Having witnessed the indecencies of our justice system and the insidious nature of power and patriarchy, I am part of the 74% of Americans who know someone who is or has been a victim of domestic violence. I was about five or six years old the first time I witnessed intimate partner violence (IPV); my mother, at twenty-one, was gasping for air by the hands of a young man, likely no older than I am today. It is unfortunate, yet telling, that often times it is violence and power that give us our element of humanity. And although it is my first vivid memory, it was surely not the last. A number of broken bones and ribs, collapsed lungs and swollen features later, I found myself face to face in a number of hospital rooms with a resilient yet lost soul; a woman who had not yet found the resolve to transition from victim to survivor.
You know the stereotype: young girl is molested at an early age and/or abandoned by her father, causing her to search for validation by spinning around a pole and dancing buck-ass naked for money and attention from random men. I’m not going to say this stereotype isn’t true because if I did, I would be lying. The fact of the matter is that my father molested me repeatedly when I was in preschool, and then once again when I was fourteen years of age.
Disclaimer: The discussion of inclusivity and solidarity is relevant to many constituencies in different ways; this is my unique take as an Asian, female-identified individual.
I’ve come to a curious, heightened recognition these past few weeks: my ethnicity is something to laugh at. When an Asian woman is denigrated and exoticized by a group of white men in an offensive video entitled “Asian Girlz”, I am told I shouldn’t be so upset because the woman clearly enjoyed it and the video was clearly just a joke. When the lone Asian character in the critically acclaimed Netflix series “Orange is the New Black” perpetuates negative racial tropes through easy, cheap humor that capitalizes off of her awkward silences and accented, broken English, I’m supposed to double back in laughter, shake my head, and say “Well, at least they have Laverne Cox!” When I express my anger at careless, racist reporting of an Asiana Airlines crash that killed two teenage girls--KTVU fired a producer after the network broadcast the pilots’ names as “Sum Ting Wong,” “Wi Tu Lo,” “Ho Lee Fuk,” and “Bang Ding Ow”--the immediate reaction I get is a giggle and a laugh.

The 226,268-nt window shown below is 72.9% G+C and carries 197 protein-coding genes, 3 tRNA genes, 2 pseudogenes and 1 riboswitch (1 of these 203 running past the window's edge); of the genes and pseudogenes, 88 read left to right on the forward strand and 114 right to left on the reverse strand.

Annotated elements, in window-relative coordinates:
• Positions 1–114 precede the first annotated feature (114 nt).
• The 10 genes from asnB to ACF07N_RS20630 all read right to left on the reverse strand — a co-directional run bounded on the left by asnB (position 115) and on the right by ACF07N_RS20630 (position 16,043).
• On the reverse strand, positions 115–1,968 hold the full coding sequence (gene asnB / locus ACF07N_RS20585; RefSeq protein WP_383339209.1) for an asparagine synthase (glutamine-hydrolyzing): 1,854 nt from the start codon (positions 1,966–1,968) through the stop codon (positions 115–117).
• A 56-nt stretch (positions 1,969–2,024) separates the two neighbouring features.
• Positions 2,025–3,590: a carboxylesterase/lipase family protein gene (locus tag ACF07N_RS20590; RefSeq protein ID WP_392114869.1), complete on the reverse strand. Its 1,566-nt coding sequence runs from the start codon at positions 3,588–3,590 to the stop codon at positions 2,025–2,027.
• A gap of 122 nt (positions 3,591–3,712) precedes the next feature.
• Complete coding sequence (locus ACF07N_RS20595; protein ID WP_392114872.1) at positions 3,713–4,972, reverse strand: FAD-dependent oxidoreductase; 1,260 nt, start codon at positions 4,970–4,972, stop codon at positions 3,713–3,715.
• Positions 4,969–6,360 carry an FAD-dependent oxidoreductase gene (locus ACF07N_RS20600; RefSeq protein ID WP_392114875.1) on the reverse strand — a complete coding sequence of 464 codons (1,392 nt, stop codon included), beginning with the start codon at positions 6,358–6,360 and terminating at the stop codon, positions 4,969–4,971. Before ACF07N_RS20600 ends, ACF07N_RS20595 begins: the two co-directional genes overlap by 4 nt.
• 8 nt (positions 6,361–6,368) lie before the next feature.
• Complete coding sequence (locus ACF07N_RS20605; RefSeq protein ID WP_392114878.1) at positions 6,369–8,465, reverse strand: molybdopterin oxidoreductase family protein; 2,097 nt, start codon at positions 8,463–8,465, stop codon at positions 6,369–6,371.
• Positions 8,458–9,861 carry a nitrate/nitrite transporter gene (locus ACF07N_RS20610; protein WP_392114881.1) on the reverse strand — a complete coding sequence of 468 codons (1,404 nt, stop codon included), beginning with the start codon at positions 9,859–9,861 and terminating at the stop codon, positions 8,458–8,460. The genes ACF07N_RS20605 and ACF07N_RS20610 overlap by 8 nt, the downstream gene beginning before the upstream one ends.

It was the winter before I started graduate school and I was in the first term of my pregnancy. Between waiting to hear back from prospective campuses and working a full time job that paid below a living wage, I was spent. Many women face this decision with fear of what others might think. This piece is my story about my journey to choice.
I could not arrive at a reasonable plan to make it through my first year of graduate school as a single mother. The programs I had applied to were full time, elitist and predominantly white. How would my classmates treat a single pregnant woman? Higher education already posed a series of ubiquitous challenges. Adding a newborn to the scenario was going to be exponentially trying. During my only ultrasound, I sang a childhood melody to my baby. After many tears, embraces, conversations and prayers, I decided to bid my farewell.
To this day, I don’t know what my father looks like. In 24 years I have had no contact with my biological father; it is more likely that someone reading this post has more information on him than I do. Despite my complete disconnect from “that” side of my family, I’ve always known I was half white. And for as long as I’ve been aware of my mixed ethnic heritage, I’ve identified as a black girl, unequivocally. How could I possibly pledge allegiance to a culture I didn’t know? To people I’d never talked to or even seen?
Over 24 million children in the U.S. live without their biological fathers. These children are, on average, two to three times more likely to experience education, behavioral, health and emotional problems, use drugs, be poor, engage in criminal activity or be victims of child abuse than their peers residing with two (married) parents.